Several storms produced extensive hail damage over Iowa on 9 August 2009. The hail associated with these supercells was observed with radar data, reported by surface observers, and the resulting hail swaths were identified within satellite data. This study includes an initial assessment of cross validation of several radar-derived products and surface observations with satellite data for this storm event. Satellite-derived vegetation index data appear to be a useful product for cross validation of surface-based reports and radar-derived products associated with severe hail damage events. Satellite imagery acquired after the storm event indicated that decreased vegetation index values corresponded to locations of surface reported damage. The areal extent of decreased vegetation index values also corresponded to the spatial extent of the storms as characterized by analysis of radar data. While additional analyses are required and encouraged, these initial results suggest that satellite data of vegetated land surfaces are useful for cross validation of surface and radar-based observations of hail swaths and associated severe weather.

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David O. Blanchard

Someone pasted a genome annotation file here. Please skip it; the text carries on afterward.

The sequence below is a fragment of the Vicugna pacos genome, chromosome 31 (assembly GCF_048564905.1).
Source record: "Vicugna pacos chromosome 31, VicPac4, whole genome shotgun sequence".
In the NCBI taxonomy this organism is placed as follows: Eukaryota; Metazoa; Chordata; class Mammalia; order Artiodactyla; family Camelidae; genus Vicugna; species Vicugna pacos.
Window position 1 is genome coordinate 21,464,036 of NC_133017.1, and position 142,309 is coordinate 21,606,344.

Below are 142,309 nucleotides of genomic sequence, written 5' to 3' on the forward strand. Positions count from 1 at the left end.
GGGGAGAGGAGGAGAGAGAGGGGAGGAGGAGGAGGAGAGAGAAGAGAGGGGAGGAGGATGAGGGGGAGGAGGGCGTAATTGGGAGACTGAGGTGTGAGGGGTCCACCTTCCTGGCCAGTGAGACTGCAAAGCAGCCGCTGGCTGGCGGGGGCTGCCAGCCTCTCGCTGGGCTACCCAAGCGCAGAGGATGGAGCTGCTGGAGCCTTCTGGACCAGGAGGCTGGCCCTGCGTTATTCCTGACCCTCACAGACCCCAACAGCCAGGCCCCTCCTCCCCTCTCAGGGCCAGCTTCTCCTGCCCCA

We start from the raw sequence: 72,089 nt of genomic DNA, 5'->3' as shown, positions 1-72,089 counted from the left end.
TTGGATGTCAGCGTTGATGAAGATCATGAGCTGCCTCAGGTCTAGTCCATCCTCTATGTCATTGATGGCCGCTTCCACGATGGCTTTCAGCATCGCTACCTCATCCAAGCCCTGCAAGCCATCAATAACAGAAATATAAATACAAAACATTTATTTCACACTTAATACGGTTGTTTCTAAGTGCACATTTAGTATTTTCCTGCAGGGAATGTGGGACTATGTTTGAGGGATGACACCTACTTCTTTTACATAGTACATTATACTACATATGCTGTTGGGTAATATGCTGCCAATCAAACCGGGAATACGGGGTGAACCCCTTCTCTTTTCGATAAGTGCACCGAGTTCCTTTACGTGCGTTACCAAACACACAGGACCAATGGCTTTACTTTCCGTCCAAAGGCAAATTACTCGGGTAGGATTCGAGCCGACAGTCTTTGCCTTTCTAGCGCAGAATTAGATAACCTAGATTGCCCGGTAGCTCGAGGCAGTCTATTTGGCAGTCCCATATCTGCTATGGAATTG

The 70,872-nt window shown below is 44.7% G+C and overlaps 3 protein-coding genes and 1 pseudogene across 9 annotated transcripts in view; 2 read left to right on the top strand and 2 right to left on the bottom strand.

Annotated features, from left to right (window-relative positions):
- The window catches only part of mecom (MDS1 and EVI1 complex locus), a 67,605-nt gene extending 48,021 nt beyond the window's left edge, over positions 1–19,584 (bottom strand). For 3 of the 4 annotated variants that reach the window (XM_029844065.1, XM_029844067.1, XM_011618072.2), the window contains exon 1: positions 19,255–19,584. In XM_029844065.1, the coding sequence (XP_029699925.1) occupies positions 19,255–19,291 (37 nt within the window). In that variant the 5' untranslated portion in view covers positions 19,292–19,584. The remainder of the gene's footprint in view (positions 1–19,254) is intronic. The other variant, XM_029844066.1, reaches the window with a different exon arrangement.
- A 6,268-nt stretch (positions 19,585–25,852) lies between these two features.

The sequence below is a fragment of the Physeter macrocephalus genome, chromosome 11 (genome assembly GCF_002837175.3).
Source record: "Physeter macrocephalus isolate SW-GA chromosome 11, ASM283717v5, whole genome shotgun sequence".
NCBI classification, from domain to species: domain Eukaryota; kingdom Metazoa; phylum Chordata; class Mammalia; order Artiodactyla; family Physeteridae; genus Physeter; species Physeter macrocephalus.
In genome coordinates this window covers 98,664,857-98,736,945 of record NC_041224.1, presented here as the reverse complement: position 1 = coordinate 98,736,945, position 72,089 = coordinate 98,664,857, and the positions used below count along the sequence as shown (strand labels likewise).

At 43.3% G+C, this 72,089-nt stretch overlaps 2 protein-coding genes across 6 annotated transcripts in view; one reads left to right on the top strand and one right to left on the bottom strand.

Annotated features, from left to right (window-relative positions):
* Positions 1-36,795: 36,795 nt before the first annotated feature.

Abstract

An unusual severe weather event with supercell thunderstorms developed across portions of northern Arizona in the midst of the warm-season North American monsoon—a regime characteristically dominated by a subtropical upper-level high over the southwestern United States. The approach of a midlatitude, cold-core, upper-level low brought an environment of enhanced shear and increased instability supportive of supercells. This atypical system is described and how a correct interpretation of the winds and hodograph would allow a forecaster to maintain situational awareness is discussed.

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Nicholas A. Bond and Clifford F. Mass

Abstract